Laser technology has yet to mature, and many enhancements are left to be made. Everything lasers can do currently is still improving at a rapid rate and new techniques to improve lasers are still in the works. One such new technique is beam combining, which blends several laser streams into one high-power beam.
“There are a lot of people chasing combining laser beams,” says Boeing’s Rinn. “There’s a lot of research and technology growth going on there.” Researchers are taking three approaches to combine laser beams: spectral beam combining, coherent beam combining, and polarization beam combining. Each approach has its own uses, benefits, and downsides. The goal of beam combining is to increase laser power and brightness to enable long-distance communications and laser weapons.
Beam combining seeks to scale-up laser power by combining the beams of several lasers while preserving beam quality and increasing brightness.
Coherent beam combining relies on mutual coherence of beams with very low relative phase deviations to create one powerful beam. The two methods of combining using this technique are side-by-side combining and filled-aperture combining. Side-by-side combining is a process in which four fiber amplifiers produce lasers that are combined into one beam with a larger area.
Filled-aperture combining, meanwhile, combines several beams into one laser with the same beam size and divergence using a grating splitter. Both of these methods produce more power and brighter beams, but side-by-side combining also increases the size of the output beam.
Spectral beam combining uses multiple beams with non-overlapping optical spectra and combines them in a wavelength-sensitive beam combiner such as diffraction gratings or a prism. Still, spectral beam combining can have lower power scalability due to the amount of heat the beam combiner may absorb during the process. Spectral beam combining is suitable for fiber lasers, since fiber-based systems have higher-power emitters with larger-gain bandwidth, allowing for higher power lasers.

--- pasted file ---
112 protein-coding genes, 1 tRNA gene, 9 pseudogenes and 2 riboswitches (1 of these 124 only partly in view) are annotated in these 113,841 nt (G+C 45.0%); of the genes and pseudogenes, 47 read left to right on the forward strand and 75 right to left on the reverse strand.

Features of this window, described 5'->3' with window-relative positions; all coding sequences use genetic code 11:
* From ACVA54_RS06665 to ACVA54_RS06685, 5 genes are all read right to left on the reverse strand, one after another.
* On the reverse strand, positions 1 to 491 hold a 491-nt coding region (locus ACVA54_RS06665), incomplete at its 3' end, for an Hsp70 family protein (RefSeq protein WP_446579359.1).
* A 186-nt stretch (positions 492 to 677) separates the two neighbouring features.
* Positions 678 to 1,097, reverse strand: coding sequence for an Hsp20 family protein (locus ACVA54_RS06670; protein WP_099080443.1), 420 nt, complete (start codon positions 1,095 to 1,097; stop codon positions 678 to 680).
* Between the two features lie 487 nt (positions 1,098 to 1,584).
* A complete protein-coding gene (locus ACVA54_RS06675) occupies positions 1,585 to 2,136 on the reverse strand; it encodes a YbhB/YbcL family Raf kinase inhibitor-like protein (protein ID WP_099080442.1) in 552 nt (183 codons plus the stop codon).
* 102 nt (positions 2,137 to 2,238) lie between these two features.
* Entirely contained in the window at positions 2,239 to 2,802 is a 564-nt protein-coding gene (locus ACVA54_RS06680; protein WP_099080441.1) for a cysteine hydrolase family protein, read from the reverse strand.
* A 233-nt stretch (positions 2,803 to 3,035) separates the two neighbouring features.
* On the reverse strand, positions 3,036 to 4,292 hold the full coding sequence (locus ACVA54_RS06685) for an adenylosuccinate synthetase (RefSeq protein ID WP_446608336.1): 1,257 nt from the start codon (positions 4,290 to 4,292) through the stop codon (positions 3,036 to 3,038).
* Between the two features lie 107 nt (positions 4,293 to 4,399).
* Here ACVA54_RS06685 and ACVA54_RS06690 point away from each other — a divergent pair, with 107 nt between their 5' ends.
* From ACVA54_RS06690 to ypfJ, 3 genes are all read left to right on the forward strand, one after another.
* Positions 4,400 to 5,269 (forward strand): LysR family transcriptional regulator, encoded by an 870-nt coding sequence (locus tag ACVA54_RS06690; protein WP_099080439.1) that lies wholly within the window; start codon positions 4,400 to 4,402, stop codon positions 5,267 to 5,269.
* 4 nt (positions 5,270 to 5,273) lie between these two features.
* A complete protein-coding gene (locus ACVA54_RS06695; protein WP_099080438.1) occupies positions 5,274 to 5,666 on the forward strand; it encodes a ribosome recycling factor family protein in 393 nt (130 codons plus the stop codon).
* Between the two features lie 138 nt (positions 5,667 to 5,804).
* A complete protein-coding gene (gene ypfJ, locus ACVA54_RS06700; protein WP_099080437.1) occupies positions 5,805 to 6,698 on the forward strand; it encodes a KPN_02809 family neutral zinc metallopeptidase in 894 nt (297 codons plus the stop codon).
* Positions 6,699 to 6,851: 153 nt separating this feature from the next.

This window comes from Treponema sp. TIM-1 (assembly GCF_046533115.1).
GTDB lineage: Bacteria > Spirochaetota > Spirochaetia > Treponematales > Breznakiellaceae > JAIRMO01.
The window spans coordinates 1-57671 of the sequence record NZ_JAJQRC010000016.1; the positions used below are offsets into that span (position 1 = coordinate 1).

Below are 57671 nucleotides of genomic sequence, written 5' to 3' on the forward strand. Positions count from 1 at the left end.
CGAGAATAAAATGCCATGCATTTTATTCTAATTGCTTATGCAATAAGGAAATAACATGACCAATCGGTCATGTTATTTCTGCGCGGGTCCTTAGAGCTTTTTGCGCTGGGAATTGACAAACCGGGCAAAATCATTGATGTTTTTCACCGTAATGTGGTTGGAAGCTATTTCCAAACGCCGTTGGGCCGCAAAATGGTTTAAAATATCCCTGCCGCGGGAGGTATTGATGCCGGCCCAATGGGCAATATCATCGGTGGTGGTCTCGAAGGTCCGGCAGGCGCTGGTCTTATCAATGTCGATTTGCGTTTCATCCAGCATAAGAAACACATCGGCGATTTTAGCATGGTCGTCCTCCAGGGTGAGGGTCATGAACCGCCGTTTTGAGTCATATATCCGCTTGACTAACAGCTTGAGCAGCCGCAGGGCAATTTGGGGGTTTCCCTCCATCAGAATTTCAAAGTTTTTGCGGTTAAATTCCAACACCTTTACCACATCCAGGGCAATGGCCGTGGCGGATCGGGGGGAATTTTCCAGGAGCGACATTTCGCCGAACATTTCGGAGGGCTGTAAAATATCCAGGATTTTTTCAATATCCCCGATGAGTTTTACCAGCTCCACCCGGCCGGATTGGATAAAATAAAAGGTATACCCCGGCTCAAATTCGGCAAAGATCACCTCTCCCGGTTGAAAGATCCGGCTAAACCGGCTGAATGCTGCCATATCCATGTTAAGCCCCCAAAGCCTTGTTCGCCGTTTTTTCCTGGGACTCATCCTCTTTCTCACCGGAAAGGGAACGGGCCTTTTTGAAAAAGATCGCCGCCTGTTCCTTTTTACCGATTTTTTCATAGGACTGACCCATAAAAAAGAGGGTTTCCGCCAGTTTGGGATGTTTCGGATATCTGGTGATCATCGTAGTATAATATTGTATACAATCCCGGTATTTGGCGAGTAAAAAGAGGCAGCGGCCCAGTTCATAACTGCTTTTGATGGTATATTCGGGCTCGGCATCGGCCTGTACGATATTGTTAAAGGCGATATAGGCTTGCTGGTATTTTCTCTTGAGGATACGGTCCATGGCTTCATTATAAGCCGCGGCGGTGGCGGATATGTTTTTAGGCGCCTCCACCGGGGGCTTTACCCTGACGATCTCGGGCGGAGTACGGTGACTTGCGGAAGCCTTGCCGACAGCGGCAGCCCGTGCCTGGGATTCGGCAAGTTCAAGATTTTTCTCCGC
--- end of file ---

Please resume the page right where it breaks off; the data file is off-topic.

Spectral beam combining may be one of the most stable forms of power scaling for lasers, says Dr. Rüdiger Paschotta, founder of RP Photonics Consulting GmbH in Zurich, Switzerland. “Spectral beam combining has the great advantage of not requiring mutual temporal coherence of the combined beams,” Paschotta wrote in the Encyclopedia of Laser Physics and Technology . This eliminates some important technical challenges and makes it much easier to obtain stable operation at high power levels.” Temporal coherence is how predictable is the relationship between signals observed at different times.
Polarization beam combining blends two linearly polarized laser beams-one vertically polarized and the other horizontally polarized. These beams move to a thin-film polarizer so that one is reflected and the other transmitted, forcing both beams to propagate in the same direction. This creates an unpolarized beam with almost the same optical power as the two input beams combined, and with the same beam quality. Brightness similarly increases. Polarized beam combining does not scale power, however, because the unpolarized output cannot go through the same process.
“It is expected that beam-combined laser systems will in the near future reach output power levels of tens to hundreds of kilowatts,” Paschotta says. “Possible applications of such systems are in the military sector in the context of anti-missile and other directed energy laser weapons. There are also possibilities for long-distance, free-space optical communication and laser-based manufacturing.”
Boeing’s Rinn explains why laser technology has been increasing at the pace it has. “We poured hundreds of millions of dollars into the telecomm industry in the mid ’90s, and there was a huge advancement. Sensors are not only appearing in military systems, but they’re starting to appear in everyday life.”
Factories use sensors to guarantee product quality. The advent of cell phones and constant communications with satellites has raised demands for better communications. The transoceanic fiber cables that sit at the bottom of the ocean, coupled with data demands that almost double yearly thanks to the explosion of streaming video has also led to more and more research being performed on optimizing optical communications and optics in general.
“There’s a photonics revolution that’s been going on for over a decade now,” Boeing’s Rinn says, “you’re starting to see photonics in computing and telecommunications. As we get more efficient, faster processing, you’re going to see even higher bandwidths. We’re using fiber now and there are plenty of examples of how bandwidth is increasing.”
To read the full article in Military & Aerospace Electronics, click here.
Image: Boeing’s 3D LIDAR uses lasers to capture landscape depth and detail in a package that weighs less than 20 lbs.